Extreme skier’s fatal slip on Mt Cook


Magnus Kastengren
Magnus Kastengren

Source: http://www.nzherald.co.nz/nz/news/article.cfm?c_id=1&objectid=11151105

A Swedish extreme-altitude skier who plunged 600m to his death near the peak of Aoraki-Mt Cook yesterday morning had set a new record on the mountain just days earlier.

The man, named by Swedish authorities as Magnus Kastengren, 32, had been skiing near the mountain’s lower summit, at an altitude of about 3700m, when he slipped off a ridge and fell.

His 30-year-old companion – thought to be renowned Swedish ski-mountaineer Andreas Fransson – only realised what had happened when he looked back to see his partner had gone.

Locals who know the mountain well said the pair’s skiing was “extreme” and there was no room for error.

Only four days earlier, the Swedes were thought to have become the first skiers to complete a continuous descent of Aoraki-Mt Cook’s east face.

The feat, with New Zealand-based skiers Nick Begg and Tyrone Low, was only the second-ever attempt to ski down the face.

Senior Constable Brent Swanson of Lake Tekapo police said the men had been skiing along Aoraki-Mt Cook’s summit ridge, near the lower peak, yesterday morning when one of them fell 600m vertically down the steep slope.

“One minute his partner was skiing behind him, and next minute he’s looked back and he’s gone,” he said. “Basically he’s slipped off and we don’t know why.”

Mr Swanson said skiing along the ridge was “right up there at the extreme level”.

The survivor had “a bit of a scare” but was uninjured.

Mr Swanson said climbing conditions had been good and the weather was fine at the time.

A Department of Conservation alpine rescue team was dispatched after the survivor called emergency services about 8.30am yesterday. A rescuer, dangling on a strop from a Helicopter Line helicopter, picked him up shortly before midday. Mr Kastengren’s body was recovered about half an hour later.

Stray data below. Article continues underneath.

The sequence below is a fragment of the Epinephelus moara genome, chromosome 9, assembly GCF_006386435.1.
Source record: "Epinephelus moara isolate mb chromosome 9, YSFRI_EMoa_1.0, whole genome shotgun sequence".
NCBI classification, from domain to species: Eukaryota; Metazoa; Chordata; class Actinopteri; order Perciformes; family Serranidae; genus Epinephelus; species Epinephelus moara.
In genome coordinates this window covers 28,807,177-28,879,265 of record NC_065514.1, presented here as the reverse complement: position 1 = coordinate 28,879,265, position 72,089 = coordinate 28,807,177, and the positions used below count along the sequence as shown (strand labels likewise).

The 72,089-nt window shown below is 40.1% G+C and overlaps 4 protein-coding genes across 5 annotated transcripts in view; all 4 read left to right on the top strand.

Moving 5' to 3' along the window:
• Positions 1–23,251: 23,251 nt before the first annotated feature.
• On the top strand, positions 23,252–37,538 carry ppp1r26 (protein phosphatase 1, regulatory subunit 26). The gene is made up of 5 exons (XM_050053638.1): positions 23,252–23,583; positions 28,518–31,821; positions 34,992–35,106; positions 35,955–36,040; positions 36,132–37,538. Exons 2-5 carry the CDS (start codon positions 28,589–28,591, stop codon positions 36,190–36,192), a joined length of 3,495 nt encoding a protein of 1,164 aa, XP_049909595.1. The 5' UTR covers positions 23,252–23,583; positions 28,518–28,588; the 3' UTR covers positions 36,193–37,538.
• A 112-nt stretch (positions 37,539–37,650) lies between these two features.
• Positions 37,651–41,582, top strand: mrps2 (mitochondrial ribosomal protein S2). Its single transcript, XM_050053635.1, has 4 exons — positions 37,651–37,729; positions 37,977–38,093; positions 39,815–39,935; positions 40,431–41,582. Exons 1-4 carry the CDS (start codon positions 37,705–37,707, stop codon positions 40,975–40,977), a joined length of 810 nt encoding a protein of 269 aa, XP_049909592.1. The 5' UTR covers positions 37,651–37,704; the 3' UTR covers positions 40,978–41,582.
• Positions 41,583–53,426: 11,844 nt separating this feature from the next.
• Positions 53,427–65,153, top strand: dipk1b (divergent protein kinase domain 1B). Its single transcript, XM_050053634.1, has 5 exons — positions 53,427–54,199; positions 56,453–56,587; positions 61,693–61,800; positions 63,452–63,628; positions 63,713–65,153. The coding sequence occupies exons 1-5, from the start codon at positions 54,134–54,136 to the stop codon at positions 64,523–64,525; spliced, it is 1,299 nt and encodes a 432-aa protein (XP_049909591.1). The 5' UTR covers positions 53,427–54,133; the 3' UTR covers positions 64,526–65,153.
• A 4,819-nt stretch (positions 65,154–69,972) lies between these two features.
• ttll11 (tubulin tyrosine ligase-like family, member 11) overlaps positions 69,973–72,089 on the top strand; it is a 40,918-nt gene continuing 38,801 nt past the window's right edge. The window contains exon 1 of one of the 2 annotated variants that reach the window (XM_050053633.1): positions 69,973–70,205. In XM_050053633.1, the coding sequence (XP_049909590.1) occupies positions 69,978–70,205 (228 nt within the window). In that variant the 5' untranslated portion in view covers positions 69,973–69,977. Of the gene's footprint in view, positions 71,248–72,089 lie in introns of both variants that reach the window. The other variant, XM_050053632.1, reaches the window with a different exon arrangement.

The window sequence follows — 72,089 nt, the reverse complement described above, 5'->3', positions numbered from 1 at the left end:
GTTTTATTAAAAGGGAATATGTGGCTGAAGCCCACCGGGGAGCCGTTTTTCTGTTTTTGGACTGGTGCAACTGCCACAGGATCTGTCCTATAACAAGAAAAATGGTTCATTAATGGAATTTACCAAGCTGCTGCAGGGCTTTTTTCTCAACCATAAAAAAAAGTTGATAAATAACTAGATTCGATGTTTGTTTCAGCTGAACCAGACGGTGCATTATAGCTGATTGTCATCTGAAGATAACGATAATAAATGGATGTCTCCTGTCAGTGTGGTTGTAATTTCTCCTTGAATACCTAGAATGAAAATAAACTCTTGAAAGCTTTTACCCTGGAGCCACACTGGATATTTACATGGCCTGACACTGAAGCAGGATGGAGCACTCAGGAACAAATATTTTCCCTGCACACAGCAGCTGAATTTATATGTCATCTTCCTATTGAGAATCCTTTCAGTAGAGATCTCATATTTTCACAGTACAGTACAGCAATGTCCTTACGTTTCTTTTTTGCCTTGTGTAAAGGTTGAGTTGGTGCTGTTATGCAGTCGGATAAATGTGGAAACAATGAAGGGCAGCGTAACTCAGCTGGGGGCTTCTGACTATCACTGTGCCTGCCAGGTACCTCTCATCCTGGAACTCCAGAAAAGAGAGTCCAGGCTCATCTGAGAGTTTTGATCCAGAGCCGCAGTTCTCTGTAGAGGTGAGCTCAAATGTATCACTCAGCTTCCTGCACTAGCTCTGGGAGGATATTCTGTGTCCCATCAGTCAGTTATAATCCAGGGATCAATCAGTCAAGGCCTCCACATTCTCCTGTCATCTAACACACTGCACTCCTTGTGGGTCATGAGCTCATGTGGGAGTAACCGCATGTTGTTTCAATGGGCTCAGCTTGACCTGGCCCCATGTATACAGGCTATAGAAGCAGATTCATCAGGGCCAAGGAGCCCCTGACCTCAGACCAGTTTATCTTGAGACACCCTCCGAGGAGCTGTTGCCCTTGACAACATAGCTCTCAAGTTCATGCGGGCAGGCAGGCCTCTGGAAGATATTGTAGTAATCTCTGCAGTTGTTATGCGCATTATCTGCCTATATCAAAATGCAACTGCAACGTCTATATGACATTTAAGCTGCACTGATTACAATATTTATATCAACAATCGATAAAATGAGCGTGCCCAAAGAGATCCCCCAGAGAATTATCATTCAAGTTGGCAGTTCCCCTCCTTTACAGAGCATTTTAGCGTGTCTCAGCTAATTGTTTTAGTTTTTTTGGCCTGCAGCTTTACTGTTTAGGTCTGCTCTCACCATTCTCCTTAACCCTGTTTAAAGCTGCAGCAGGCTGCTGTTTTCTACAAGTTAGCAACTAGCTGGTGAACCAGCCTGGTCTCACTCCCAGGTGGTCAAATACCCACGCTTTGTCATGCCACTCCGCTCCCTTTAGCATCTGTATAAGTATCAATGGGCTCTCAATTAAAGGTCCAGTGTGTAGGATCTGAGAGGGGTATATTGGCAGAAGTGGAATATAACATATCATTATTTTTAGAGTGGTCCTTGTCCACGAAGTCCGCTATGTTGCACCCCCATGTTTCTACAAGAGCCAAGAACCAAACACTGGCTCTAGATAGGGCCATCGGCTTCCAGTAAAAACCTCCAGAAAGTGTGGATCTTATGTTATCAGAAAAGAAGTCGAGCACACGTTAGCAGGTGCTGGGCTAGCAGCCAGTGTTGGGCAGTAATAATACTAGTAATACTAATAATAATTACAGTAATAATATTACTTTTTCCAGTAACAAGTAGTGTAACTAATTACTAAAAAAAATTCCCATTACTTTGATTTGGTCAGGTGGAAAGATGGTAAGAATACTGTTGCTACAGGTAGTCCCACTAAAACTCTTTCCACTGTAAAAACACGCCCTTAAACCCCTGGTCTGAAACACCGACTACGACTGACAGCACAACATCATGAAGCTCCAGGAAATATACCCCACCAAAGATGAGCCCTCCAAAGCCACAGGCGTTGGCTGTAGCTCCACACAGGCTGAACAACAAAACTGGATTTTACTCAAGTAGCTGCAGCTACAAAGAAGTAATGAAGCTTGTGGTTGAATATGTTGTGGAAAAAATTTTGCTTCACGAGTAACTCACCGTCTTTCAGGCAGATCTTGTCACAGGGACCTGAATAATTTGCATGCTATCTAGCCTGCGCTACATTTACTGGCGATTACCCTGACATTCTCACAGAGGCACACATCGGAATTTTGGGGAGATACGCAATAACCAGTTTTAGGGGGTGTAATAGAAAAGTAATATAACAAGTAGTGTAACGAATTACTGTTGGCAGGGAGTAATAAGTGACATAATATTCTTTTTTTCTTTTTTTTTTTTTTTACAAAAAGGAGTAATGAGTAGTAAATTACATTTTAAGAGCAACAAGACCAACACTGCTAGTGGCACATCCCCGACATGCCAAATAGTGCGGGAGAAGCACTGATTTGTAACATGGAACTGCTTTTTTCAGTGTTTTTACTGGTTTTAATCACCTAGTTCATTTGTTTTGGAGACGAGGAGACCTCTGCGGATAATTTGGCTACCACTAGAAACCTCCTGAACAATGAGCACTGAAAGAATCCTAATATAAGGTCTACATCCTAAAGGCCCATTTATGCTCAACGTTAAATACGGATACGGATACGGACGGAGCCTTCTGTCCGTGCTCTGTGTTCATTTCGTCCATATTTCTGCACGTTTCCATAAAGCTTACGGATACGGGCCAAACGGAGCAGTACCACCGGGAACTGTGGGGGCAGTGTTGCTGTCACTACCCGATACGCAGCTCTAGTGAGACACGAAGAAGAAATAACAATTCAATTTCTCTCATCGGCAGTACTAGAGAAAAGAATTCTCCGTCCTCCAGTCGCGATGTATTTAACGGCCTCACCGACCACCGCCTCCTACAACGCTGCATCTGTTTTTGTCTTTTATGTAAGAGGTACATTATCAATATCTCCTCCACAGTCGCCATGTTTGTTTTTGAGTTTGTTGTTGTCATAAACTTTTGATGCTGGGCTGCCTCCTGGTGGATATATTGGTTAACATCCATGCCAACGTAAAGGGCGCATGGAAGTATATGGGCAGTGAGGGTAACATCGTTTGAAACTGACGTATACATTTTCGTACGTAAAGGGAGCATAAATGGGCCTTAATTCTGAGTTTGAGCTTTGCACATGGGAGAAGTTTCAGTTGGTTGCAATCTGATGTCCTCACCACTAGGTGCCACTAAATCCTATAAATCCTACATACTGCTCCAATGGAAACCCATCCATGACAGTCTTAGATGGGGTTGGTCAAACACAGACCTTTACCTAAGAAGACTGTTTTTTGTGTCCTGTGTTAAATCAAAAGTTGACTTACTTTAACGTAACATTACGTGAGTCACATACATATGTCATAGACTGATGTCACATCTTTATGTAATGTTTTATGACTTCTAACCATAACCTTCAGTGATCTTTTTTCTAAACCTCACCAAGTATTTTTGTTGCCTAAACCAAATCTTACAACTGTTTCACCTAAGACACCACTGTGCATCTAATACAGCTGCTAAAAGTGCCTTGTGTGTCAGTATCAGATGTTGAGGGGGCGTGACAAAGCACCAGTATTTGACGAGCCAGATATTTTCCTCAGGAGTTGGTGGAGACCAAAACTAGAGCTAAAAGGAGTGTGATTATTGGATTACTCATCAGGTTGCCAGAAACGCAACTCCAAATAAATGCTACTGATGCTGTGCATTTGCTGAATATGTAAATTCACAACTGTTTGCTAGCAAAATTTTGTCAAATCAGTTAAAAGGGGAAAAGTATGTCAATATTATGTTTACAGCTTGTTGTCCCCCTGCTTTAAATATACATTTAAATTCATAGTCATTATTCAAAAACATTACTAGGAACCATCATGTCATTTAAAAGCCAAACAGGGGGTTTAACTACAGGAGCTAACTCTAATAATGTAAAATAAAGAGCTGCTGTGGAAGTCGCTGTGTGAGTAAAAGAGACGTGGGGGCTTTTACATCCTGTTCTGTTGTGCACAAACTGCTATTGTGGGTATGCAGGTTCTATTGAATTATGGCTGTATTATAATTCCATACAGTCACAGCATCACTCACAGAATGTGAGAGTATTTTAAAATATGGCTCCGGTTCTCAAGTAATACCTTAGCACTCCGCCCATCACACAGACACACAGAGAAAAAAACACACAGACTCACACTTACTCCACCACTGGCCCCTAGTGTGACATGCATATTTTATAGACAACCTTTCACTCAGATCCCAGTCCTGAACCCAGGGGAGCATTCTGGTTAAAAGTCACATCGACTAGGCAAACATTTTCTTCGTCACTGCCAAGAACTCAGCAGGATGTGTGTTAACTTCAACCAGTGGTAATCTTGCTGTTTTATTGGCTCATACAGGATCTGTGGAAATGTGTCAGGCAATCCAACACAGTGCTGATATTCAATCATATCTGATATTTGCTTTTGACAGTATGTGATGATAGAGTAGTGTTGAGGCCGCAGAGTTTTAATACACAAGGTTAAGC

DoC Aoraki-Mt Cook alpine rescue team leader Jim Spencer, who has been an alpine ski guide for 15 years, said skiing on the mountain could be very dangerous and there was no room for error.

“If you were to slip, you would very quickly pick up a speed that you couldn’t control.”

Mr Spencer said the pair’s accomplishment on the east face last week – which he probably would not attempt himself – was “very, very credible alpine skiing”.

“Those boys were at the top of their game, I’d say.”

Swedish honorary consul to New Zealand Frank Olsson said a police officer had named the man as Mr Kastengren. He said officials in Stockholm had been trying to get in touch with the family in Sweden, but he had not received confirmation his relatives had been reached yet.

Both Swedes have been involved in a number of ski-mountaineering firsts.

The mountain death is the second within a week after two climbers died on Mt Taranaki over Labour Weekend.



I just finished watching McConkey.  For any skier such as myself, who grew up watching the evolution of free skiing (extreme skiing), this is going to be very emotional.  During this movie I was in awe, I was happy, I was sad, I was afraid, I was jealous, I was angry, etc…  Watch it.

Heliskiing Postcard / The Drop

Awesome picture. Can’t stop vibrating after seeing this! lol

Heliskiing Postcard / The Drop.

I see snow on the webcams!